Colonies displaying cellulolytic activity in the indicator agar plates were transferred into 96-well microtiter plates (flat-bottomed, polystyrene plates). Cultivation and enzyme expression in microtiter plates was performed as previously described (Lehmann et al. 2012) and supernatants of lysates were subsequently used for kinetic characterization.
Growth conditions and expression of BSLA in 96-well microtiter plates
Colonies displaying lipolytic activity in the indicator agar plates were transferred into 96-well microtiter plates (flat-bottomed, polystyrene plates) containing 200 μL LB medium supplemented with 50 μg/mL ampicillin and incubated (pre-culture; 37°C, 900 rpm, 24 h, 70% humidity). An expression plate contained 150 μL auto-induction medium (1.2% (w/v) casein hydrolysate, 2.4% (w/v) yeast extract, 0.5% (w/v) glycerol, 0.05% (w/v) glucose, 0.02% (w/v) lactose and potassium phosphate buffer (90 mM; pH 7.0) was inoculated with the pre-culture (10 μL) and incubated (main culture; 37°C, 900 rpm, 16 h, 70% humidity). After expression, the microtiter plates were centrifuged (4000 g, 20 min, 4°C) to separate the cells from the culture supernatant. Using the expression vector pET22b(+) including pelB sequence, the activity of BSLA can be detected in the culture supernatant (Funke et al. 2003; Khushoo et al. 2004; Yedavalli and Rao 2013). Culture supernatant, including the BSLA was transferred after centrifugation into a 96-well microtiter plate for further analysis.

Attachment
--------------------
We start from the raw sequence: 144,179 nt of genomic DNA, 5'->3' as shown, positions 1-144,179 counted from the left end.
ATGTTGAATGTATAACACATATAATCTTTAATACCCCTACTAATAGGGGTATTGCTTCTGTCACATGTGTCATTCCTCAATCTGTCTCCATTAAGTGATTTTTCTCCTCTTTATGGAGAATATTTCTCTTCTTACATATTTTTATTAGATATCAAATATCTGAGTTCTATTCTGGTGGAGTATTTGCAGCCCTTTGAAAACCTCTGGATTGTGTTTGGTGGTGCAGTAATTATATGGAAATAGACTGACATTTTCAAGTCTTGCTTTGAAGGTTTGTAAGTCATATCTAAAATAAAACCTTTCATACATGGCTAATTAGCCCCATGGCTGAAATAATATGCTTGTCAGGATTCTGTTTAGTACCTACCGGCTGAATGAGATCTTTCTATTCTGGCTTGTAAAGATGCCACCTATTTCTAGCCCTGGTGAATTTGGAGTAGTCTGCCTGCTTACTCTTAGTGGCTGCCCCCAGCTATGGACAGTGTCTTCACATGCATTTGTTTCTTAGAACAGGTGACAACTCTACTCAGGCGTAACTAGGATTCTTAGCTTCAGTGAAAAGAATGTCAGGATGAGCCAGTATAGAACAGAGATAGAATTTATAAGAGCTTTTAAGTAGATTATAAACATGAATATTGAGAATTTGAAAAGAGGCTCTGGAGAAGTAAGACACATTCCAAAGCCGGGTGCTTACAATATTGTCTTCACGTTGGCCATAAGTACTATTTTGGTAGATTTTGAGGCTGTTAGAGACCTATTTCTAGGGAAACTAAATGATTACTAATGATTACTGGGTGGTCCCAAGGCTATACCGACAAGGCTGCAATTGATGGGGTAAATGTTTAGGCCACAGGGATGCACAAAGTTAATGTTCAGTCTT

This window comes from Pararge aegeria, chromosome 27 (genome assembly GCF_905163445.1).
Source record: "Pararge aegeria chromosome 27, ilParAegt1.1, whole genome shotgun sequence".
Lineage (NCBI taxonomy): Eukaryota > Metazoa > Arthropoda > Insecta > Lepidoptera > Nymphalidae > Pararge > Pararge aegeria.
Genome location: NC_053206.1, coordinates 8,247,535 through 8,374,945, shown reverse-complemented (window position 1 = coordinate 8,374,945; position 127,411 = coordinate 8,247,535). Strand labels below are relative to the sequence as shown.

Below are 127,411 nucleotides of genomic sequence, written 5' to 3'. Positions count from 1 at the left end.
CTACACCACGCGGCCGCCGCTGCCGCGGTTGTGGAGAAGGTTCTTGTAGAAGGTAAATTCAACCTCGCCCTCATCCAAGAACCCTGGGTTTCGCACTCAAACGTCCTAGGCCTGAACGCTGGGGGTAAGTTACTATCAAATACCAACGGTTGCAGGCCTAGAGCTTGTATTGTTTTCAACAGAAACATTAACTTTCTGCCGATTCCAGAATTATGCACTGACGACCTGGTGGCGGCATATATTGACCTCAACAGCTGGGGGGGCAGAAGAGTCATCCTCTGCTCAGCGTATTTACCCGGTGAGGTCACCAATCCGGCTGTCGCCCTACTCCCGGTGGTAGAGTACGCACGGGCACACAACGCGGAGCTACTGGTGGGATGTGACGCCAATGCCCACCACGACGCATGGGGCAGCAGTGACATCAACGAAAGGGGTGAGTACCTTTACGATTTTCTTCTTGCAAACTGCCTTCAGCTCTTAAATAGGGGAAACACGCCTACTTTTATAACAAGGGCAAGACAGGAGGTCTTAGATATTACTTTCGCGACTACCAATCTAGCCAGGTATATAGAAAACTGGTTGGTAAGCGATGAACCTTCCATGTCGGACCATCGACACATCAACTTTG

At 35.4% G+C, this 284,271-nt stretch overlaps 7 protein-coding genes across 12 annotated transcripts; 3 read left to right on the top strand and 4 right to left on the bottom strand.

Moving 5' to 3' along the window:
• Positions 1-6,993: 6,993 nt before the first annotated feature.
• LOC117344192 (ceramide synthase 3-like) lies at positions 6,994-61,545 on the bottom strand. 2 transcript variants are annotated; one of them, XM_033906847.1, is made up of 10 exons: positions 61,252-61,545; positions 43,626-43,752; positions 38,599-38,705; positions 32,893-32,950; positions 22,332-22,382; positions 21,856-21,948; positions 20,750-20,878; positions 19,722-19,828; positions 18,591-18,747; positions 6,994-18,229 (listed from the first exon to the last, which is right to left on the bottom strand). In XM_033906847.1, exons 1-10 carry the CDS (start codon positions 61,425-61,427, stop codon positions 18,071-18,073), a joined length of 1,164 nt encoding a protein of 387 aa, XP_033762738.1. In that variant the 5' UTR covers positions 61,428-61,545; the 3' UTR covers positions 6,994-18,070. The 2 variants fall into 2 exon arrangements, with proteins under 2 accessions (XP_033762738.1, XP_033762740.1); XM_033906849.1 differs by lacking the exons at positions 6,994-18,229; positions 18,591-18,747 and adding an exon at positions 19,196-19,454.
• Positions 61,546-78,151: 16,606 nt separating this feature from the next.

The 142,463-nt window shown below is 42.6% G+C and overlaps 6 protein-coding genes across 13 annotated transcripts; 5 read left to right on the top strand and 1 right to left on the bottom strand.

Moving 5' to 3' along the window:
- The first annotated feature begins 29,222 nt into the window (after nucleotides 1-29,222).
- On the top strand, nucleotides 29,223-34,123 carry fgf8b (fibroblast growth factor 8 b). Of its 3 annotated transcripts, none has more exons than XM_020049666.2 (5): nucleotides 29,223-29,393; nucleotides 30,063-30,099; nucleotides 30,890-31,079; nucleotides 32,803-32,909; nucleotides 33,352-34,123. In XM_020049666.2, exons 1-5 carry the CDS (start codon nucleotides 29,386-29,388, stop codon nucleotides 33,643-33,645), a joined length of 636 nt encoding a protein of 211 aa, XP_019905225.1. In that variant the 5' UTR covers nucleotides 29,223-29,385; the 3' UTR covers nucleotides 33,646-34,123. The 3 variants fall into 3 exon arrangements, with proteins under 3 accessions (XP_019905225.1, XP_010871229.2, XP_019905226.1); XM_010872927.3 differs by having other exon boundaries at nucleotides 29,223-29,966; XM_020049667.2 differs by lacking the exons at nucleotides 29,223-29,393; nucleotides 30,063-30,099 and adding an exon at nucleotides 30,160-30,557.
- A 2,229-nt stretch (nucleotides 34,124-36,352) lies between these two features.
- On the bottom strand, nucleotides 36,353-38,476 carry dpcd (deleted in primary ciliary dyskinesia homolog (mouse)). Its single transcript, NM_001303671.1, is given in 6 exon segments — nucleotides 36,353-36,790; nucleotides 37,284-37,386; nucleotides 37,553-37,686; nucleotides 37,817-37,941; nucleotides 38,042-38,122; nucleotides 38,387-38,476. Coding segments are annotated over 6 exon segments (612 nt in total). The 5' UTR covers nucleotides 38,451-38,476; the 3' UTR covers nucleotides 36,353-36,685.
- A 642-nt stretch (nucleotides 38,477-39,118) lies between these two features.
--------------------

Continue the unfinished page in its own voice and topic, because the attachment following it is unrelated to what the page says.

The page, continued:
Growth conditions and expression of subtilisin Carlsberg in 96-well microtiter plates
Single colonies of B. subtilis DB104 which show proteolytic activity on LB skim milk agar plates were transferred into flat-bottom microtiter plates (pre-culture plates) containing buffered LB medium (200 μL; 1% (w/v) tryptone, 0.5% (w/v) yeast extract and 1% (w/v) sodium chloride, 17 mM potassium dihydrogen phosphate, 72 mM dipotassium hydrogen phosphate, 15 μg/mL tetracycline) and incubated (37°C, 900 rpm, 18 h, 70% humidity). The volume of 10 μL pre-culture was used to inoculate the main culture (150 μL buffered LB, 37°C, 900 rpm, 24 h, 70% humidity). After expression, the microtiter plates were centrifuged (4000 g, 20 min, 4°C) to separate cells from secreted protease. The supernatant was transferred into a microtiter plate for further analysis.
Analysis of the lacI repressor system
Performance of the lacI repressor system used in the above described growth and assay conditions was analyzed for each pET expression system. CelA2 and BSLA production was performed in TBkan- or LBamp-medium without supplementing IPTG or the induction components glucose and lactose.
Fluorometric assay for determining cellulolytic activity of CelA2
Cellulolytic activity was measured using 4-Methylumbelliferyl-ß-D-cellobioside (4-MUC) as a fluorogenic substrate (Boschker and Cappenberg 1994; Chernoglazov et al. 1989). The cultivation and enzyme reaction was performed as recently reported (Lehmann et al. 2012).